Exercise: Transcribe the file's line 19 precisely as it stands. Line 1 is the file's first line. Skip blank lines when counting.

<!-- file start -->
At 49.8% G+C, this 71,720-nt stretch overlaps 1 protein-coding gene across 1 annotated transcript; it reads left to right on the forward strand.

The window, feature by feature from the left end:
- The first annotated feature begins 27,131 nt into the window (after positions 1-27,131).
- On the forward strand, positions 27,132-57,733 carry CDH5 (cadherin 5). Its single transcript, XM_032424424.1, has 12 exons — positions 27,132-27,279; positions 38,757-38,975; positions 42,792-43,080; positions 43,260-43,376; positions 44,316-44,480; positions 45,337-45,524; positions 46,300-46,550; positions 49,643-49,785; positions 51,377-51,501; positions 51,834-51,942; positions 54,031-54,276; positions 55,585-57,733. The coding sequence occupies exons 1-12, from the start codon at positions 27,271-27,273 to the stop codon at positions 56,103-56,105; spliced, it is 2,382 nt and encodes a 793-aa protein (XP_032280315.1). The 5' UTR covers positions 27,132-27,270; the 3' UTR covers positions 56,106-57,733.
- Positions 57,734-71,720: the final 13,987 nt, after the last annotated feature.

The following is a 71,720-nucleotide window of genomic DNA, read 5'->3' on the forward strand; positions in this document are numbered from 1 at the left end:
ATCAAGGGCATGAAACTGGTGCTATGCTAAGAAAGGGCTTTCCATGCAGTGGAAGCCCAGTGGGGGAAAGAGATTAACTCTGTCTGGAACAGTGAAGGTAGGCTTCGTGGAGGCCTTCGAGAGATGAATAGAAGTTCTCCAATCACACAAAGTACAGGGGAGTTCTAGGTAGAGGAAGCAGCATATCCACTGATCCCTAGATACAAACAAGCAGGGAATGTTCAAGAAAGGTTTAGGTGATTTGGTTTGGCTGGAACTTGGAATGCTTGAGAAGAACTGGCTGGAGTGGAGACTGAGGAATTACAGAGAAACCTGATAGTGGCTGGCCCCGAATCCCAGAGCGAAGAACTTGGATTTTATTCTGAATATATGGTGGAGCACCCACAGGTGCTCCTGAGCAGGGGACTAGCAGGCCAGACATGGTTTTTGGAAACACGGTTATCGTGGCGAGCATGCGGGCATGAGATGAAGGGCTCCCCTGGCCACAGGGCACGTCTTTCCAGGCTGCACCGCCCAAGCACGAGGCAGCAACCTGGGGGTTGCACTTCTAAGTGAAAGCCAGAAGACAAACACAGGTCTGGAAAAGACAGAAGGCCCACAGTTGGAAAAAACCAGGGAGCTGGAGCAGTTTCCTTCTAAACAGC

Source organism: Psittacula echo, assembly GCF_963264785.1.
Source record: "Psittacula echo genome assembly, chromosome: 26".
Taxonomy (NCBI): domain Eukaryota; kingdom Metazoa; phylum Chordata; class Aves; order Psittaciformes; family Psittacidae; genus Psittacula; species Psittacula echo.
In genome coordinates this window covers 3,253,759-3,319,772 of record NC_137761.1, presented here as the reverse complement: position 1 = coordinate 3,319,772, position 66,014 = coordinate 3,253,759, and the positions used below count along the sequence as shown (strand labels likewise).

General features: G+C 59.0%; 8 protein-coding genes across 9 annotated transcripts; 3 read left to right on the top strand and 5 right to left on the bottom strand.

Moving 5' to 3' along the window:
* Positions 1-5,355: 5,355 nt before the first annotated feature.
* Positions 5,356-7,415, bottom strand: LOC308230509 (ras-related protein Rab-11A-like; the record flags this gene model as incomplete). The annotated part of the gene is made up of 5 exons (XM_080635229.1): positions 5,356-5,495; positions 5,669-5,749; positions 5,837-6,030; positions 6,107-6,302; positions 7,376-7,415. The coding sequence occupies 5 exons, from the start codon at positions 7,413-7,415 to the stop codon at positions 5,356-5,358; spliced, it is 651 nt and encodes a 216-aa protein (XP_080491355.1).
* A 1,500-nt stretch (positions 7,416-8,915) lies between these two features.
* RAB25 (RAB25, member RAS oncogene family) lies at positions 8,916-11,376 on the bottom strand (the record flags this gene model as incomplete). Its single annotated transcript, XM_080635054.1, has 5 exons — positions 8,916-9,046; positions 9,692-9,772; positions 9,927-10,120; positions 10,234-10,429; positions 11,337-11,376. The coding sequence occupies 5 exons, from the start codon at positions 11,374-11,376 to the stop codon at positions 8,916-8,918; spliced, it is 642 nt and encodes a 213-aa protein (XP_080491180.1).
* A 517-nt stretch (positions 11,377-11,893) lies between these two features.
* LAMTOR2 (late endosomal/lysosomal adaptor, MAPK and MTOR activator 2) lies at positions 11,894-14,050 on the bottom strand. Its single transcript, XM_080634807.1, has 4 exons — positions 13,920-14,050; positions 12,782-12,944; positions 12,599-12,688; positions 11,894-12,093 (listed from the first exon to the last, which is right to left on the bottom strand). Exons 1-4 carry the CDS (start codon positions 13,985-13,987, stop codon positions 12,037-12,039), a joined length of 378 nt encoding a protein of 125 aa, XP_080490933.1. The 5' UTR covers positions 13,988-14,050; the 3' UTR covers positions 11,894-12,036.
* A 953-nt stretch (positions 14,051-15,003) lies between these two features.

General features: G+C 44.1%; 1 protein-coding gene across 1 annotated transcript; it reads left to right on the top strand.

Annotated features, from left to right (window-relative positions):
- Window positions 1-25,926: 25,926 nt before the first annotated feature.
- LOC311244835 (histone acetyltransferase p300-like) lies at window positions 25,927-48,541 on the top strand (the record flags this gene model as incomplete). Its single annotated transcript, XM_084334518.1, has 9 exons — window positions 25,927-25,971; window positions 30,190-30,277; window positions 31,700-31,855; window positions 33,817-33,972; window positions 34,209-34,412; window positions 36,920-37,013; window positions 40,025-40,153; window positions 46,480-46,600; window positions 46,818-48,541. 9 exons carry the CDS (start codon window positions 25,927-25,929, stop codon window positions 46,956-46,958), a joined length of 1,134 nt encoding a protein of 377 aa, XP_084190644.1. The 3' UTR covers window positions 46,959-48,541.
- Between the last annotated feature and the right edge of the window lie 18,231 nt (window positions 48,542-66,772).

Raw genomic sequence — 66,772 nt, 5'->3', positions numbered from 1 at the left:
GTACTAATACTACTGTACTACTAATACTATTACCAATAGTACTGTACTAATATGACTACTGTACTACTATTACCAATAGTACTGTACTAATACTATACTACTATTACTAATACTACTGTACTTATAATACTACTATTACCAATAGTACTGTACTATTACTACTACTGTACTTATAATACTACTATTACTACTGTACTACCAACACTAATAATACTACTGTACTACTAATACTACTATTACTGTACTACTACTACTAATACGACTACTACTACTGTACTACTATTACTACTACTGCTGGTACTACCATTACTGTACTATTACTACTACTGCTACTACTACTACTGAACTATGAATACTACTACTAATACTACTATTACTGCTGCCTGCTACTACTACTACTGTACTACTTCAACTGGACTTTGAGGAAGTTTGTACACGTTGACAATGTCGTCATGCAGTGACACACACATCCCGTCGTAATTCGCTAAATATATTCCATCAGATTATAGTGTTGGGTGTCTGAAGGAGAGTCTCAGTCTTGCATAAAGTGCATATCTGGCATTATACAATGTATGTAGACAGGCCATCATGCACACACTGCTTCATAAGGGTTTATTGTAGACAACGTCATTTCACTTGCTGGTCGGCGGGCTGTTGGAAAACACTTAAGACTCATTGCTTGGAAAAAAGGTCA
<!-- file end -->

* LAMTOR2 (late endosomal/lysosomal adaptor, MAPK and MTOR activator 2) lies at positions 11,894-14,050 on the bottom strand. Its single transcript, XM_080634807.1, has 4 exons — positions 13,920-14,050; positions 12,782-12,944; positions 12,599-12,688; positions 11,894-12,093 (listed from the first exon to the last, which is right to left on the bottom strand). Exons 1-4 carry the CDS (start codon positions 13,985-13,987, stop codon positions 12,037-12,039), a joined length of 378 nt encoding a protein of 125 aa, XP_080490933.1. The 5' UTR covers positions 13,988-14,050; the 3' UTR covers positions 11,894-12,036.